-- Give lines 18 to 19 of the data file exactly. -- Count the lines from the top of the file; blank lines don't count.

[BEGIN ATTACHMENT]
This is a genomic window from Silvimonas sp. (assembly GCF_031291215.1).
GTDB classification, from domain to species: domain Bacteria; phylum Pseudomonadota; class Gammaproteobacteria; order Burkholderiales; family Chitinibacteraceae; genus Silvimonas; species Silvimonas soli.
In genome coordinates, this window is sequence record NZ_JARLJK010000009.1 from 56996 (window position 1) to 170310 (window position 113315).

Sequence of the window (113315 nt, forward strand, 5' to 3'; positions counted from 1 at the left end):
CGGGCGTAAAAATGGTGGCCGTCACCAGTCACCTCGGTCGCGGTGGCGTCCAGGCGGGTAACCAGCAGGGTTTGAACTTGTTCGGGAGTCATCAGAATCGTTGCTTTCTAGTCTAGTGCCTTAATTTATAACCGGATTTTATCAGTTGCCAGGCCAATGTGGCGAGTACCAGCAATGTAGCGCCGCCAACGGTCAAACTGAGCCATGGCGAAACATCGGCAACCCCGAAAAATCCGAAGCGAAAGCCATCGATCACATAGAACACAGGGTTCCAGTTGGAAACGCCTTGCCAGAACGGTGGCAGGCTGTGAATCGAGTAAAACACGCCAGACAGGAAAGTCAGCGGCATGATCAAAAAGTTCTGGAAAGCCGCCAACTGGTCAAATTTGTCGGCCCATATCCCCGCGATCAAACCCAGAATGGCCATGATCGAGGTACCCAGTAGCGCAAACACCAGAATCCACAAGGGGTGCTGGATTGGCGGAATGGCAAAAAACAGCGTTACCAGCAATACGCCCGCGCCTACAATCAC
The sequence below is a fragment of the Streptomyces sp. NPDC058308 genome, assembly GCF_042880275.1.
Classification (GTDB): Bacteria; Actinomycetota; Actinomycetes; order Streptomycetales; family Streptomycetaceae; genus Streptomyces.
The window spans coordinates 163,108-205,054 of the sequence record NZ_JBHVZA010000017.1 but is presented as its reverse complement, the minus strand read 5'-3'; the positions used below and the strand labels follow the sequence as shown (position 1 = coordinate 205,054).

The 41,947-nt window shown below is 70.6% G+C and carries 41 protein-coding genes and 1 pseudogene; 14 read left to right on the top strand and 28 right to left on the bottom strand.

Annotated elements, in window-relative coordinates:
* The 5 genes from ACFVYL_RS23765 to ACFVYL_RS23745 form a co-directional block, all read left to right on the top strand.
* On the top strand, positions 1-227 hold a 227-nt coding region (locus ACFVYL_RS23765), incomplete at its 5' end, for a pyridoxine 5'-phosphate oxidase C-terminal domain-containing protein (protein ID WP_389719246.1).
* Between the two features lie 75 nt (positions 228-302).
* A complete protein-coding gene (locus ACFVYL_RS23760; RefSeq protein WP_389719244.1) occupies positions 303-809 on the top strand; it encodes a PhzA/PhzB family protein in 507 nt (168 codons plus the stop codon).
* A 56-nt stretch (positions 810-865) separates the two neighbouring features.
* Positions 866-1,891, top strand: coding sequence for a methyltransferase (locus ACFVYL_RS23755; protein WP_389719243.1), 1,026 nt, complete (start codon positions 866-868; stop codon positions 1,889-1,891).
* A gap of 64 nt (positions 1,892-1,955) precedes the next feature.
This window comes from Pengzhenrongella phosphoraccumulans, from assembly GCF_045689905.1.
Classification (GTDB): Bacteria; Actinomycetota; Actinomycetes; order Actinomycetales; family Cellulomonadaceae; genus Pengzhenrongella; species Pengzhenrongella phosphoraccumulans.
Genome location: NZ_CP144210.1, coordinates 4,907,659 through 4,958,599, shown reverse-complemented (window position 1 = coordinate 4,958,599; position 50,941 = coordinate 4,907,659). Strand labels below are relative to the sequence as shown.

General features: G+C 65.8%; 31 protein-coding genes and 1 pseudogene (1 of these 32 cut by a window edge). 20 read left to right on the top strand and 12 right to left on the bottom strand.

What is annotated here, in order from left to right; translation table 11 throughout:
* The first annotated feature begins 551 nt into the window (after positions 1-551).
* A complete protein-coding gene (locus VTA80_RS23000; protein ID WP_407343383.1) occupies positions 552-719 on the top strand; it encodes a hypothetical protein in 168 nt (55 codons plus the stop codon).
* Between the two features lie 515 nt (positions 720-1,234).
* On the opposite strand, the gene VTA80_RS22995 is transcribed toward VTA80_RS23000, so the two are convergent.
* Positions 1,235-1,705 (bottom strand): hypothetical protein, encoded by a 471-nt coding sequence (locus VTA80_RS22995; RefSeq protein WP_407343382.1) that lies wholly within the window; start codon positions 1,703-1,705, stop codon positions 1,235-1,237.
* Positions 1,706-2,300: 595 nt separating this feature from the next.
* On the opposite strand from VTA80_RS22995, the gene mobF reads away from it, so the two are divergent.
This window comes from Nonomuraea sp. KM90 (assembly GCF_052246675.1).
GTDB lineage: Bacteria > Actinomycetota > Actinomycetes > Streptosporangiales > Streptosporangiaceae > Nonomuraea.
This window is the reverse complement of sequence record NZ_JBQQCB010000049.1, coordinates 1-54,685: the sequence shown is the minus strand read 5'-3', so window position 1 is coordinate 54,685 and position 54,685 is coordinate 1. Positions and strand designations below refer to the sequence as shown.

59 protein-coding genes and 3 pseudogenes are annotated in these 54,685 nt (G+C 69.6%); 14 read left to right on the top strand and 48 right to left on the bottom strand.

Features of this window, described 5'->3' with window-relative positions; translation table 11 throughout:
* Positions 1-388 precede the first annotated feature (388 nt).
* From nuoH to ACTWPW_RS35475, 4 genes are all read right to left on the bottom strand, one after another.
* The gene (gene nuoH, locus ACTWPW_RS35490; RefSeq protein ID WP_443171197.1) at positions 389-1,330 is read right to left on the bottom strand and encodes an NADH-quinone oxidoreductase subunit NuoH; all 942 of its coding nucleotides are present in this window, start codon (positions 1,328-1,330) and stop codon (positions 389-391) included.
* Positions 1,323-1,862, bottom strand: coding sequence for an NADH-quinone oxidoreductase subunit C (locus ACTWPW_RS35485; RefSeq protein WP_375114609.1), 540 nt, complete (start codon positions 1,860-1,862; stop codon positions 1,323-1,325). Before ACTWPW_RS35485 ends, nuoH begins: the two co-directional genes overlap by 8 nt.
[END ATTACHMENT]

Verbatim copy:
This window comes from Pengzhenrongella phosphoraccumulans, from assembly GCF_045689905.1.
Classification (GTDB): Bacteria; Actinomycetota; Actinomycetes; order Actinomycetales; family Cellulomonadaceae; genus Pengzhenrongella; species Pengzhenrongella phosphoraccumulans.